At approximately 1:00 a.m., Pomona Police Department officers dispatched to the apartments detained five individuals in apartment C (including Peral-Cota). Between 4:30 a.m. and 5:00 a.m., INS Special Agent Jorge Guzman arrived. Victor Gomez-Garcia told Agent Guzman that "another person who had assaulted him could be found in an adjacent apartment," apartment D. This person, Gomez-Garcia said, had burn scars. Further, Gomez-Garcia told Guzman that the gun used in the kidnapping could be found in either apartment C or D. A search of apartment C failed to turn up the weapon.
Agent Guzman then walked next door to apartment D with another INS agent and four Pomona police officers. At the "metal gate," Guzman observed that the front door of apartment D was open. He saw a man he later learned to be Javier Meza standing in the doorway. Guzman asked Meza if he lived at apartment D. When Meza said "yes," Guzman asked if he and the police officers "could enter the apartment to search for a man with burn scars." Guzman insists that Meza consented to the entry. At the suppression hearing, Guzman testified to Meza's consent as follows: "There was a gentleman standing at the front door that leads into the front bedroom, and I asked him if we could enter and look for Mr.--uh--an individual with burn marks, and--which he said, Sure."
Agent Guzman found a man with burn scars sleeping on a mattress in the living room. This man turned out to be Barraza-Armenta. At about the same time, Pomona police officer Jesus Garcia also entered the living room; he asked "eight unidentified persons" also sleeping there if it would be "alright [sic] for the agents and officers, including [Garcia], to 'look around.' " Everyone consented. Garcia found rounds of .25 caliber handgun ammunition in a closed dresser drawer, and "observed" a .25 caliber handgun found in another closed drawer. The ammunition and gun were not found in the same room in which the people were sleeping.
The district judge denied Barraza-Armenta's motion to suppress. He found consent to enter the apartment and, apparently, exigent circumstances to search for a weapon.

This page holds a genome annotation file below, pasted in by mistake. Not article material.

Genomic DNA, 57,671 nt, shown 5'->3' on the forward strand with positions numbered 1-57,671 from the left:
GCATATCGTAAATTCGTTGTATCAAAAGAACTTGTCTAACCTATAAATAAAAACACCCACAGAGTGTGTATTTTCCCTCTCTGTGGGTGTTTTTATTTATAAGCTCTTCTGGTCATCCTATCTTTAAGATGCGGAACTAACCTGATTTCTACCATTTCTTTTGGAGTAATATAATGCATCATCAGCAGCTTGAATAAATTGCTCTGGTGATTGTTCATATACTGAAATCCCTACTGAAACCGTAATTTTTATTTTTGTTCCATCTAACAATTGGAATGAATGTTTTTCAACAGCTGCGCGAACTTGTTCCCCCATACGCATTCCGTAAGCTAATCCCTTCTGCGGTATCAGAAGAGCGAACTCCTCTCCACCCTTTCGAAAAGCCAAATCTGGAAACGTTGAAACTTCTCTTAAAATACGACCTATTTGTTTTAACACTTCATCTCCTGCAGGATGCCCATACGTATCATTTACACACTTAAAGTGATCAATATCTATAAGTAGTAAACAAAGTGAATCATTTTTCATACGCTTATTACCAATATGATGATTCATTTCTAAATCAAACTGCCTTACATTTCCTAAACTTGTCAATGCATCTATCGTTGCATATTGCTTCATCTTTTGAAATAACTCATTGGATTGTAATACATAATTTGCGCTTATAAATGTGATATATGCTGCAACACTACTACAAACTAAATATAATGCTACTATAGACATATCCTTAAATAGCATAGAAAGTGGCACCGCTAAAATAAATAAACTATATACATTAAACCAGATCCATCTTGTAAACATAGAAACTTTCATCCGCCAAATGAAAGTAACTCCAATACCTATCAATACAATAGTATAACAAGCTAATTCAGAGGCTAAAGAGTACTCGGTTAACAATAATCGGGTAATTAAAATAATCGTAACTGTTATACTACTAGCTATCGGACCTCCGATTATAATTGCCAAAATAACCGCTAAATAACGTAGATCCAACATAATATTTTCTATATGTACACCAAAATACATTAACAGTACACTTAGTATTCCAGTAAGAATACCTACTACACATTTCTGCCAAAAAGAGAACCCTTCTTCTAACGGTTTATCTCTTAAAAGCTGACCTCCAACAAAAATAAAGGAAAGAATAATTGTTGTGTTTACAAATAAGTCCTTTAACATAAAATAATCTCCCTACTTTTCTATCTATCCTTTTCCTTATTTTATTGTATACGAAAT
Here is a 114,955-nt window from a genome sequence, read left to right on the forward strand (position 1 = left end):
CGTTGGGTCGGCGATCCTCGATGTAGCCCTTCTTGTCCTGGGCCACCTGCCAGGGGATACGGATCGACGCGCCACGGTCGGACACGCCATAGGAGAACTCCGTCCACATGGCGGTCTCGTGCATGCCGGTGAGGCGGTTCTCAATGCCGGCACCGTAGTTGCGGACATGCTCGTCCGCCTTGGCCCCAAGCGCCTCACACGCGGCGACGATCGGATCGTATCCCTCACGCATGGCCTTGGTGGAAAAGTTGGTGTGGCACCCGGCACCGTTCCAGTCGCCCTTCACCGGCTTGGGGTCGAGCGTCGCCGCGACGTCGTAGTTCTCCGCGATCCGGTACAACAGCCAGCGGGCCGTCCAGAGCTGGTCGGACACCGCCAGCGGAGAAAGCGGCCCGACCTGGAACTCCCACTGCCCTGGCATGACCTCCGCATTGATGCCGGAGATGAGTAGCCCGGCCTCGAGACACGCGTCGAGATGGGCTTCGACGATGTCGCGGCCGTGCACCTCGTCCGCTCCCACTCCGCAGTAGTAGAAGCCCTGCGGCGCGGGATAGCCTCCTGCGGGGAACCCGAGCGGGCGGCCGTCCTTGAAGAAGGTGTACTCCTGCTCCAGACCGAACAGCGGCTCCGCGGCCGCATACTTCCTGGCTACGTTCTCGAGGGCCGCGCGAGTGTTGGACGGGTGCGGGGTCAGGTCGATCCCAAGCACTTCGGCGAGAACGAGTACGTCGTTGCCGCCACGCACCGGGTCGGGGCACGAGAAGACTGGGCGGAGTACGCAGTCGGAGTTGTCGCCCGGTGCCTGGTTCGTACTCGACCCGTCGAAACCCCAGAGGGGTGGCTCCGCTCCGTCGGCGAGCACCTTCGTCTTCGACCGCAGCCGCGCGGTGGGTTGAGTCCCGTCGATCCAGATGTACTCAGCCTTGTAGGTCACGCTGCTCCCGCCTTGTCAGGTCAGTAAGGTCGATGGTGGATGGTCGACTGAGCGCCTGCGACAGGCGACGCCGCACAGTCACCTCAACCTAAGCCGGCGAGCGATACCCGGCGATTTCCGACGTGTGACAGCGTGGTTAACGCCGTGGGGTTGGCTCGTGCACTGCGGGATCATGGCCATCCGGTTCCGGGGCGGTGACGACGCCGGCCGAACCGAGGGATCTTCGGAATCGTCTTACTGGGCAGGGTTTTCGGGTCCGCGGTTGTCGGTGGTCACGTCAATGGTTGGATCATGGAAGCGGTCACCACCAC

Whether consent to a search was voluntary depends on the totality of the circumstances and is a question of fact reviewed under the clearly erroneous standard, United States v. Kelley, 953 F.2d 562, 566 (9th Cir. 1992), although "whether as a general rule certain types of actions give rise to an inference of consent to search is a question of law that we review de novo." United States v. Mejia, 953 F.2d 461, 465 (9th Cir. 1991), cert. denied, 112 S. Ct. 1983 (1992). The trial court's legal conclusion that exigent circumstances justified a search is reviewed de novo. United States v. George, 883 F.2d 1407, 1411 (9th Cir. 1989).
Barraza-Armenta contends that the "consent" granted by Javier Meza was not voluntary, and did not legitimate the warrantless, early-morning police entry into apartment D. He points out that the government must shoulder a heavy burden in justifying warrantless entry into a dwelling:
"The government must prove that consent was given. It must show that there was no duress or coercion, express or implied. The consent must be 'unequivocal and specific' and 'freely and intelligently given'. There must be convincing evidence that defendant has waived his rights. There must be clear and positive testimony. ' "Courts indulge every reasonable presumption against waiver" of fundamental constitutional rights.' Coercion is implicit in situations where consent is obtained under color of the badge, and the government must show that there was no coercion in fact."
United States v. Shaibu, 920 F.2d 1423, 1426 (9th Cir. 1990) (quoting United States v. Page, 302 F.2d 81, 83-84 (9th Cir. 1962)) (footnotes omitted). Barraza-Armenta notes that Meza was not advised of the right to refuse consent, no officer or agent obtained a written waiver from Meza, and no showing as to the exact wording of Meza's consent was made.
The trial court, however, found that Agent Guzman was credible, and that Meza was not. The trial court is clearly permitted to make witness credibility assessments, and we defer to such findings. E.g., Page, 302 F.2d at 84.